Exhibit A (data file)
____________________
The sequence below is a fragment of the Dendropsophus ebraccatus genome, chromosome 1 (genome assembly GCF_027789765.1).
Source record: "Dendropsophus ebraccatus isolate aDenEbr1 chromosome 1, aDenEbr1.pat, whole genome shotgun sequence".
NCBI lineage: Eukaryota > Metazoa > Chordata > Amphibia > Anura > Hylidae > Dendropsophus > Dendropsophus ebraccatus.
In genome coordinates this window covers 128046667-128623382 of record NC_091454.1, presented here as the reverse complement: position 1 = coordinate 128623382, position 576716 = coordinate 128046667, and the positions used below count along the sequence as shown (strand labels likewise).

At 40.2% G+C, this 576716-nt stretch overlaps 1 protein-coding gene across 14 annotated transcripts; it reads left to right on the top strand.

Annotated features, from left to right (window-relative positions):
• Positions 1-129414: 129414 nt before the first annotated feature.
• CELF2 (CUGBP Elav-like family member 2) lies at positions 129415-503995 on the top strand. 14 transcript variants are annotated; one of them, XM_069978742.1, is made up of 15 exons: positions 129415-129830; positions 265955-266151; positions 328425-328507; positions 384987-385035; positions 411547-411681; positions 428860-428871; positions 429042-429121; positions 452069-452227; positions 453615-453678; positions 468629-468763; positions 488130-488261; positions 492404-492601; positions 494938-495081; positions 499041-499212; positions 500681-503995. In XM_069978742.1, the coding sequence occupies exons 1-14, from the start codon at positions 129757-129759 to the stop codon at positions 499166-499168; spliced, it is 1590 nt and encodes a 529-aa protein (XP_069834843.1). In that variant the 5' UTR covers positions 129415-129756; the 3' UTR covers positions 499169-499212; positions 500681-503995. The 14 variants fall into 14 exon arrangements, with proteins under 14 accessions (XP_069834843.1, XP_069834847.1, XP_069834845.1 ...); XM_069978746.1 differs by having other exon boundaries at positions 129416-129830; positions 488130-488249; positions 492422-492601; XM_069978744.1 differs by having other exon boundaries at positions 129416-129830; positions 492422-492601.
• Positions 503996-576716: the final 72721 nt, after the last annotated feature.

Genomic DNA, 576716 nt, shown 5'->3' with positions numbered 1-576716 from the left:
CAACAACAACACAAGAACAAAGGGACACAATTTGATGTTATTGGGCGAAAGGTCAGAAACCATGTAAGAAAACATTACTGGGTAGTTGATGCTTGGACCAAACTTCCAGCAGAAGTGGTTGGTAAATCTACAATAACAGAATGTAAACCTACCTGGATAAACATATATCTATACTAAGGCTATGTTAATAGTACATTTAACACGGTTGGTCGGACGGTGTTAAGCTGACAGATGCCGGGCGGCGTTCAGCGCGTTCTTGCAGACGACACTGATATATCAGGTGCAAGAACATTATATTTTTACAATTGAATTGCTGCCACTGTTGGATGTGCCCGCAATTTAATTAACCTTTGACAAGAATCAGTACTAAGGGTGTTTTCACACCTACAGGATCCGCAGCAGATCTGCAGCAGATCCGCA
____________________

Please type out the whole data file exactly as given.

The sequence below is a fragment of the Dendropsophus ebraccatus genome, chromosome 1 (genome assembly GCF_027789765.1).
Source record: "Dendropsophus ebraccatus isolate aDenEbr1 chromosome 1, aDenEbr1.pat, whole genome shotgun sequence".
NCBI lineage: Eukaryota > Metazoa > Chordata > Amphibia > Anura > Hylidae > Dendropsophus > Dendropsophus ebraccatus.
In genome coordinates this window covers 128046667-128623382 of record NC_091454.1, presented here as the reverse complement: position 1 = coordinate 128623382, position 576716 = coordinate 128046667, and the positions used below count along the sequence as shown (strand labels likewise).

At 40.2% G+C, this 576716-nt stretch overlaps 1 protein-coding gene across 14 annotated transcripts; it reads left to right on the top strand.

Annotated features, from left to right (window-relative positions):
• Positions 1-129414: 129414 nt before the first annotated feature.
• CELF2 (CUGBP Elav-like family member 2) lies at positions 129415-503995 on the top strand. 14 transcript variants are annotated; one of them, XM_069978742.1, is made up of 15 exons: positions 129415-129830; positions 265955-266151; positions 328425-328507; positions 384987-385035; positions 411547-411681; positions 428860-428871; positions 429042-429121; positions 452069-452227; positions 453615-453678; positions 468629-468763; positions 488130-488261; positions 492404-492601; positions 494938-495081; positions 499041-499212; positions 500681-503995. In XM_069978742.1, the coding sequence occupies exons 1-14, from the start codon at positions 129757-129759 to the stop codon at positions 499166-499168; spliced, it is 1590 nt and encodes a 529-aa protein (XP_069834843.1). In that variant the 5' UTR covers positions 129415-129756; the 3' UTR covers positions 499169-499212; positions 500681-503995. The 14 variants fall into 14 exon arrangements, with proteins under 14 accessions (XP_069834843.1, XP_069834847.1, XP_069834845.1 ...); XM_069978746.1 differs by having other exon boundaries at positions 129416-129830; positions 488130-488249; positions 492422-492601; XM_069978744.1 differs by having other exon boundaries at positions 129416-129830; positions 492422-492601.
• Positions 503996-576716: the final 72721 nt, after the last annotated feature.

Genomic DNA, 576716 nt, shown 5'->3' with positions numbered 1-576716 from the left:
CAACAACAACACAAGAACAAAGGGACACAATTTGATGTTATTGGGCGAAAGGTCAGAAACCATGTAAGAAAACATTACTGGGTAGTTGATGCTTGGACCAAACTTCCAGCAGAAGTGGTTGGTAAATCTACAATAACAGAATGTAAACCTACCTGGATAAACATATATCTATACTAAGGCTATGTTAATAGTACATTTAACACGGTTGGTCGGACGGTGTTAAGCTGACAGATGCCGGGCGGCGTTCAGCGCGTTCTTGCAGACGACACTGATATATCAGGTGCAAGAACATTATATTTTTACAATTGAATTGCTGCCACTGTTGGATGTGCCCGCAATTTAATTAACCTTTGACAAGAATCAGTACTAAGGGTGTTTTCACACCTACAGGATCCGCAGCAGATCTGCAGCAGATCCGCA